Part 2 of 2
The questions we need ask ourselves are these:
Should Germany have annexed Czechoslovakia in 1938?
Should Germany have invaded Poland in 1939?
Should Germany have invaded the Soviet Union in 1941?
In answer to the first question, Germany’s annexation of Czechoslovakia was part of its larger policy toward Eastern Europe. Nations which adopted an anti-German, pro-Soviet foreign policy–such as Czechoslovakia–would be punished. Nations which did the opposite would be rewarded. Nations which remained neutral in Germany’s favor would be left alone. By the spring of 1941, that policy had resulted in a situation in which nearly all the governments of Eastern Europe were either neutral or pro-German. That situation was much better, from the German perspective, than things had been in the mid-'30s. At that time the mood in Eastern Europe was decidedly anti-German, as governments anticipated that the Soviet Union and the Western democracies would unite in crushing Germany.
Germany’s annexation of Czechoslovakia also gave it access to more manpower, raw materials, and industrial capacity: the very things it needed to compete in a long war, or even a short one. On the other hand, Imperious Leader correctly pointed out that the annexation was very damaging to Chamberlain’s administration and to the credibility of his pro-German, anti-Soviet foreign policy. (A policy which Chamberlain’s enemies labeled “appeasement.”) The damage to British prestige largely explains why, by 1939, Britain had become far more anti-German than anti-Soviet. That represented a very serious diplomatic setback for Germany. The question is whether institutional and political forces in Britain would have forced a worsening of relations with Germany anyway. Might a gifted orator such as Churchill have eventually come into power even without Munich? Germany paid a very heavy diplomatic price in the short-term for taking all Czechoslovakia. But there’s at least a chance it might have had to pay that price anyway in the long run without having received more than just the Sudetenland in return.
- Should Germany have invaded Poland in 1939? In 1939, combined British and French military spending had exceeded Germany’s. Germany had reached the limit of the military spending it could afford. Britain and France had not. If war between Germany and Britain and France was inevitable, it was better (from the German perspective) for that war to occur in 1939 as opposed to later. The defensive alliance between France and the Soviet Union may also have played an important role in Hitler’s thought process. While the Soviet Union would not go to war to save France–defensive alliance or no defensive alliance–there was a very real chance–almost a certainty–that France would go to war to save the Soviet Union if Germany invaded. That alliance–plus the guarantees Britain and France had given to Poland–meant that Hitler could not strike out in any direction without going to war at very least against France. If, however, Hitler had remained within the confines the Allies had created for Germany after WWI (plus Czechoslovakia), Germany would have been extremely vulnerable to Soviet invasion after Stalin’s militarization and industrialization effort had been completed. As noted, the major Western democracies would have remained neutral in the Soviet Union’s favor, with many of their leaders preferring to join the Soviet side.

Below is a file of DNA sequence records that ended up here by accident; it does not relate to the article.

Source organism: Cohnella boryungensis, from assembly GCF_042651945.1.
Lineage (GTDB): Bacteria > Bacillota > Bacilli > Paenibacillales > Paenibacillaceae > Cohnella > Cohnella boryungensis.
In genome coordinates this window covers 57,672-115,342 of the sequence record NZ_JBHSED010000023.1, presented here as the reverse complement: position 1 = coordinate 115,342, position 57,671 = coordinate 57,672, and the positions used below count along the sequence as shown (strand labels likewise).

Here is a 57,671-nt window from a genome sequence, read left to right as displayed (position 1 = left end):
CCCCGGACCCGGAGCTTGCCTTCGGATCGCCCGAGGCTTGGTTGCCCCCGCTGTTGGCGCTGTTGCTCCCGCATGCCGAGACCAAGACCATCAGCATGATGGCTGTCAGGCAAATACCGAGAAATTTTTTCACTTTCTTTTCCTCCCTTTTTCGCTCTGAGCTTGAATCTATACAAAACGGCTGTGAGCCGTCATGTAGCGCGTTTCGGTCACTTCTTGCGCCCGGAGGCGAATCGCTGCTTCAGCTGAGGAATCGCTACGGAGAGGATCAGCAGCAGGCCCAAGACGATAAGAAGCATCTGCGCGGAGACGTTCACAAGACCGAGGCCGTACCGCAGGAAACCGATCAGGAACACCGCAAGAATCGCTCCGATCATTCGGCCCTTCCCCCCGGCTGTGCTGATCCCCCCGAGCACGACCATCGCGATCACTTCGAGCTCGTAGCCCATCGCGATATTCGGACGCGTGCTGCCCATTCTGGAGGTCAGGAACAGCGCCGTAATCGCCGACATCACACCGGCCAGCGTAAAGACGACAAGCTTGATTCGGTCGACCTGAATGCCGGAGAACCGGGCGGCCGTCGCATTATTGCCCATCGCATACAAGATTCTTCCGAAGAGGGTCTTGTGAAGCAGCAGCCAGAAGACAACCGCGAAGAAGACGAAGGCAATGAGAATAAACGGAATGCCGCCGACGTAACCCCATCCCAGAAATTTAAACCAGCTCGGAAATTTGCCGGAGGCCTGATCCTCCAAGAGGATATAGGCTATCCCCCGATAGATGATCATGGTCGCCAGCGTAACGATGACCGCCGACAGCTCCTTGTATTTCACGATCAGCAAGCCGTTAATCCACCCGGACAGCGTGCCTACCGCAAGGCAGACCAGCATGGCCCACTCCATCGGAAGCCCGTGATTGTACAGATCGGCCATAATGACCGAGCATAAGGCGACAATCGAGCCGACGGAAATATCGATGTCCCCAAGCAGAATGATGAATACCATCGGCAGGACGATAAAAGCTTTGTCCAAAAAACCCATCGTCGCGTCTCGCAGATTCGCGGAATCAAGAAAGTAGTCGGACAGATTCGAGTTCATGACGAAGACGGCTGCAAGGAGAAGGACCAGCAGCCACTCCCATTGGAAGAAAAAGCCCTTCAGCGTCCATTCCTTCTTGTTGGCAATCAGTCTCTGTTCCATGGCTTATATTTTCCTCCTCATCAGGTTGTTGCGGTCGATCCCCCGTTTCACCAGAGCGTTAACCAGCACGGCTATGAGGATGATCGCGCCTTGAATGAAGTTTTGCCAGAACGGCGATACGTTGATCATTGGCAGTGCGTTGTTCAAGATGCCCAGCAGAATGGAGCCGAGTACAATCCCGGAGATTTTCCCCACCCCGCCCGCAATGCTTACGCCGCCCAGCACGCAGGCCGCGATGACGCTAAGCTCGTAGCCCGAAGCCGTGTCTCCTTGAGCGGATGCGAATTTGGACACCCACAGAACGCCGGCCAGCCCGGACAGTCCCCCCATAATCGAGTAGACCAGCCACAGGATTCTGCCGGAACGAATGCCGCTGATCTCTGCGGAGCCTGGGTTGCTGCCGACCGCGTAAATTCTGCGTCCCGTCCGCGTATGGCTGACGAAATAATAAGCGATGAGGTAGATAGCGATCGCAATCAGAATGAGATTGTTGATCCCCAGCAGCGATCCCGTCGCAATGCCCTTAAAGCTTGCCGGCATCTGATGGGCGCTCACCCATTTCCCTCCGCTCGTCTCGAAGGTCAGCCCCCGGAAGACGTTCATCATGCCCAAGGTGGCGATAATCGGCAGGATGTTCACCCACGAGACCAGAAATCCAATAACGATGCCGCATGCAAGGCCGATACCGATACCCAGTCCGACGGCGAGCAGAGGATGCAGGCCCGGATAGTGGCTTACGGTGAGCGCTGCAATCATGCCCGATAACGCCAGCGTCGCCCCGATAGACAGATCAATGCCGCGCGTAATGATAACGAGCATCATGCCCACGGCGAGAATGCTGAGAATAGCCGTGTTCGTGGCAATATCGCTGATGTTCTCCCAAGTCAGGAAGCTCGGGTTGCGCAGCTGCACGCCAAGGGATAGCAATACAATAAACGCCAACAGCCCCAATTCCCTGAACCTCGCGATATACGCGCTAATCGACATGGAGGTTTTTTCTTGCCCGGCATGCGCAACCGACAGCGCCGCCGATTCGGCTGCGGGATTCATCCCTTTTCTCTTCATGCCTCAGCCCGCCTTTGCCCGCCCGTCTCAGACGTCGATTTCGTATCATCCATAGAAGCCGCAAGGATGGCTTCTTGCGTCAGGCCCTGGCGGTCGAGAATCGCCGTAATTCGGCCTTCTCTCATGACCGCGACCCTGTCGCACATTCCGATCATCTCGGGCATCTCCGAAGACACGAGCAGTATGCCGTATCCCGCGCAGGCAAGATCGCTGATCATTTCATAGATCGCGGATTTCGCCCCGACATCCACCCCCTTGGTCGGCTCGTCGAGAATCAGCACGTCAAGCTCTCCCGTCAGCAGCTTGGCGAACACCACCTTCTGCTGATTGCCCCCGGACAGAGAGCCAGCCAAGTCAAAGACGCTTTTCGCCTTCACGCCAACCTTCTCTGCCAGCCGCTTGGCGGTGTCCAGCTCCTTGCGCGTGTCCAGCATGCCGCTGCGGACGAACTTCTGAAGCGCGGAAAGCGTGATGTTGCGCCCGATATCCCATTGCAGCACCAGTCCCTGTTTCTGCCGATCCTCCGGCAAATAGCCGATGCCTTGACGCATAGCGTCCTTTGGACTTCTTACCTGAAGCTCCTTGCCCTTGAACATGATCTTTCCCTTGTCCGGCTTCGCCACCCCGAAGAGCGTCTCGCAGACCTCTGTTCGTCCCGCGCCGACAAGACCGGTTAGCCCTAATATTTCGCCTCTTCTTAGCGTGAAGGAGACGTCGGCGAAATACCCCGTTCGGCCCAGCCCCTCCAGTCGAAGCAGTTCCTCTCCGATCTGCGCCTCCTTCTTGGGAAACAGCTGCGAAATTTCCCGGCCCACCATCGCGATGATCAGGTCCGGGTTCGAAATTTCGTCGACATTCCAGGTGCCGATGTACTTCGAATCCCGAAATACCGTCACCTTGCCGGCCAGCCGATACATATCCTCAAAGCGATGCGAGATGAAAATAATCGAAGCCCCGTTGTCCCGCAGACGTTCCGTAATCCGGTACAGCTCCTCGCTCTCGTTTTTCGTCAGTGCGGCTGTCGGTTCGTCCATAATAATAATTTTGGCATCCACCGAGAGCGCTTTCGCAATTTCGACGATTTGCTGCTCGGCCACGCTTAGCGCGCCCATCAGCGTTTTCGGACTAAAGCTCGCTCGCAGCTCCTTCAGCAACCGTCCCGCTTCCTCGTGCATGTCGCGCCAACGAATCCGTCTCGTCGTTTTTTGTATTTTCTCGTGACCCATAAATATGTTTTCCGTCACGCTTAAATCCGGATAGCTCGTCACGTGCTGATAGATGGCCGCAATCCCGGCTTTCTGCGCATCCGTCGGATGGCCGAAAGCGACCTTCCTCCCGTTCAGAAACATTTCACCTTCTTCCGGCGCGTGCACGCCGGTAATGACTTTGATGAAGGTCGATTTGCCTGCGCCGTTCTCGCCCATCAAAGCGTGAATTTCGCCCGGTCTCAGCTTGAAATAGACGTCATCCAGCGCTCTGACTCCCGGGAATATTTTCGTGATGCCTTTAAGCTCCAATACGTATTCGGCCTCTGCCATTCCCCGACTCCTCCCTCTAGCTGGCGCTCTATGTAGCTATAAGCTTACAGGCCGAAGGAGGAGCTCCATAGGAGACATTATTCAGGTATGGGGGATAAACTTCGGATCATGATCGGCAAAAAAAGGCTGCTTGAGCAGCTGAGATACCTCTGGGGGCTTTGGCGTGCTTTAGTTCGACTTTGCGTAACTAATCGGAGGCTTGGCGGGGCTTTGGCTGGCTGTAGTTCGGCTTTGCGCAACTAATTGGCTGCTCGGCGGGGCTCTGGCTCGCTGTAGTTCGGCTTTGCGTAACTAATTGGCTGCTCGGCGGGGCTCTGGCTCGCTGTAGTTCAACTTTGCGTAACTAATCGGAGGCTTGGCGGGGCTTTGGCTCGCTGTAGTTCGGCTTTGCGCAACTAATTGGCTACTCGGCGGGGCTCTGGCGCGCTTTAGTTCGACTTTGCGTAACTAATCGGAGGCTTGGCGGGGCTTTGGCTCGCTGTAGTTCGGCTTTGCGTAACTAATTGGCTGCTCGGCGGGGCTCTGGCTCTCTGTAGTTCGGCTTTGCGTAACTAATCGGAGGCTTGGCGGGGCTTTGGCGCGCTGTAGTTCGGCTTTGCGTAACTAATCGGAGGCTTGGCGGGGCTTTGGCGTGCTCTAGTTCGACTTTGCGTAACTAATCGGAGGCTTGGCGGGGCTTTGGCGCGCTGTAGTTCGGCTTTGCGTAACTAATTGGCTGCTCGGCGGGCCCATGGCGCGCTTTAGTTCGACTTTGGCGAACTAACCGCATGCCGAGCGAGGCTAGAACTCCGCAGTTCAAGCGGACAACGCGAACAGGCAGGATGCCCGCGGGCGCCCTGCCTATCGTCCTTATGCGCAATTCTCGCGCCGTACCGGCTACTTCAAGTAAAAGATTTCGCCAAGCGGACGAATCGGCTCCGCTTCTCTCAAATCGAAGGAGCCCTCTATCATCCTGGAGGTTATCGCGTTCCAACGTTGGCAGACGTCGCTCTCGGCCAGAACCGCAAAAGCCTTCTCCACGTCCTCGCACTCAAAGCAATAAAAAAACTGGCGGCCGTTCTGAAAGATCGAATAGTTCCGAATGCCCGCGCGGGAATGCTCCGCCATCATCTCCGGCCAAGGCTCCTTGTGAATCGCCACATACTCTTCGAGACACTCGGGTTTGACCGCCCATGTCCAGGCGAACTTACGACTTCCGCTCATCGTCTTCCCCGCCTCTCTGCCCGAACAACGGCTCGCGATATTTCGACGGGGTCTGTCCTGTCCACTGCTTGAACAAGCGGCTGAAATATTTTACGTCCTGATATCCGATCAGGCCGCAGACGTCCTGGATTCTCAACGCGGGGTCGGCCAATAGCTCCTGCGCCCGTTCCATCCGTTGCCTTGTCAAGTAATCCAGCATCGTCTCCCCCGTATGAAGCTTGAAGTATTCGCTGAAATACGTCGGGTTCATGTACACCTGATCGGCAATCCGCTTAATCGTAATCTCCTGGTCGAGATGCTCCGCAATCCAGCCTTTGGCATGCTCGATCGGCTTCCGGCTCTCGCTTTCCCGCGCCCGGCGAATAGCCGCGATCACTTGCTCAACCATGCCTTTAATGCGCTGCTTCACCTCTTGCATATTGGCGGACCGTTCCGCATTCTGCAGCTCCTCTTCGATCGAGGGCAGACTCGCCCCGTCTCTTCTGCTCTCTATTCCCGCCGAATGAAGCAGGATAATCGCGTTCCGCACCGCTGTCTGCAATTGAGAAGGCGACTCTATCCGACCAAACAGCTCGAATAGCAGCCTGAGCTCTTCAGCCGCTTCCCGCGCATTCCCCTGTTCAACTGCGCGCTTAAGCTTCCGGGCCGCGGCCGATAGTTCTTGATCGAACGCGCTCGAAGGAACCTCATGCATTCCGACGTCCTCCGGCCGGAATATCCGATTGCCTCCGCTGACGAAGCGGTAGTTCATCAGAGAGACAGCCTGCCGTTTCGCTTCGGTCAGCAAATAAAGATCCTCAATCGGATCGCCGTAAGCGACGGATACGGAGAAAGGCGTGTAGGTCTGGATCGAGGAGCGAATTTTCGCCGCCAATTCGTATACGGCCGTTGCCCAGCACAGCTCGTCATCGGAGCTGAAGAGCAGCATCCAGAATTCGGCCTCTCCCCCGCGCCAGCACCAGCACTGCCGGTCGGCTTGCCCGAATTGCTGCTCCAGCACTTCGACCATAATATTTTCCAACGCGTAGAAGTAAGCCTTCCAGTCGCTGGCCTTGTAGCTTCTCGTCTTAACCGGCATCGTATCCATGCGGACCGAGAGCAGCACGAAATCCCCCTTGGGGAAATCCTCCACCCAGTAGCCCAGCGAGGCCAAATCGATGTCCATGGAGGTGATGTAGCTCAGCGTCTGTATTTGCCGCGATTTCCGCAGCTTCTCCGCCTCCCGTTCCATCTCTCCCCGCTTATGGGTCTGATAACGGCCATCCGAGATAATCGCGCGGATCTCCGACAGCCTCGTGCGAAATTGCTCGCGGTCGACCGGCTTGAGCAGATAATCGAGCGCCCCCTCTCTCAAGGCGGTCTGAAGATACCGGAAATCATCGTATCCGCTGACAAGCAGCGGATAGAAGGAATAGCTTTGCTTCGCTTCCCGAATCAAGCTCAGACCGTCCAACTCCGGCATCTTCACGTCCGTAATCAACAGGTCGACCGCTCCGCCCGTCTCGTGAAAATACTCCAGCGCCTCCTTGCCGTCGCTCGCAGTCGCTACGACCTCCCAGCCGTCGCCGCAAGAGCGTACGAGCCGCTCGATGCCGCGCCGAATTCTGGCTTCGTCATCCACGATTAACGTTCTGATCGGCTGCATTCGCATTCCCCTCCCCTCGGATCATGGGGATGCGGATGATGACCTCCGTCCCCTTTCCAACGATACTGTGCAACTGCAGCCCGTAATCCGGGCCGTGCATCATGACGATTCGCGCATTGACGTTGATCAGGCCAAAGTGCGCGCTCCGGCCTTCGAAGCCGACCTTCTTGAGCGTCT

The war in 1939–and the conquest of France in 1940–opened up options for Germany. Now it could focus its army on its eastern front without having to worry about the French Army to the west. French industrial capacity, manpower, and natural resources also strengthened Germany, though not by as much as had been hoped. On the downside, British and American industrial capacity was now turned toward the destruction of Germany from the air. That fact severely constricted Germany’s future options, and forced it to choose between either acquiring a roughly equal amount of industrial capacity and labor, or else watch its cities and its people perish in flames.
- Should Germany have invaded the Soviet Union in 1941? There were a lot of reasons why an invasion seemed to make sense. During the Spanish Civil War, German and Soviet aircraft competed with each other as the fascists fought the communists. Observers from both Germany and the Soviet Union paid close attention to how their nations’ military hardware performed. In 1936, Soviet aircraft were at least as good as their German counterparts. But then in 1937, the Germans introduced new, significantly improved aircraft–aircraft which could go 100 MPH (160 km/hour) faster than had their predecessors. The Soviet Union responded with a massive effort to engineer its own radically improved aircraft designs. But by the spring of 1941, those new Soviet aircraft designs either had not yet been put into production, or else existed in very limited numbers. This meant that the Soviet Air Force was almost entirely obsolete; but that it would remain obsolete for only a limited period of time.
Another factor was that Stalin had purged the Red Army’s officer corps in the late '30s. I have heard it said that his reason for doing so was to eliminate the gentlemanly traditions of the old Russian Army, and to make his new army more thuggish. If that was his goal he certainly succeeded, as shown by the rape and mass murder perpetrated by the Red Army’s soldiers during and after WWII. But whatever Stalin’s motives for the purge may have been, it left the Red Army temporarily weakened. That weakness was exacerbated by its transition to a new doctrine. During the spring of '41, it was halfway between doctrines as it were, and in a position to adequately execute neither. The very poor performance of the Red Army during its invasion of Finland resulted from these sources of temporary weakness.
However, the limitations of Germany’s supply lines–which I mentioned in my earlier post–meant that Germany could only hope to conquer the western portion of the Soviet Union during the summer and fall of '41. German military planners had recognized this prior to the start of Barbarossa, but had hoped that the main strength of the Red Army would be enveloped and captured in the western territories Germany conquered. Prior to the start of the operation, German military planners had reckoned on a total Red Army strength of 200 divisions. They were off by a factor of three: by the end of the fall of '41, the Red Army consisted of a staggering 600 divisions! In contrast, the German Army was 150 divisions strong in the spring of '41–though a German division was somewhat larger than a Soviet.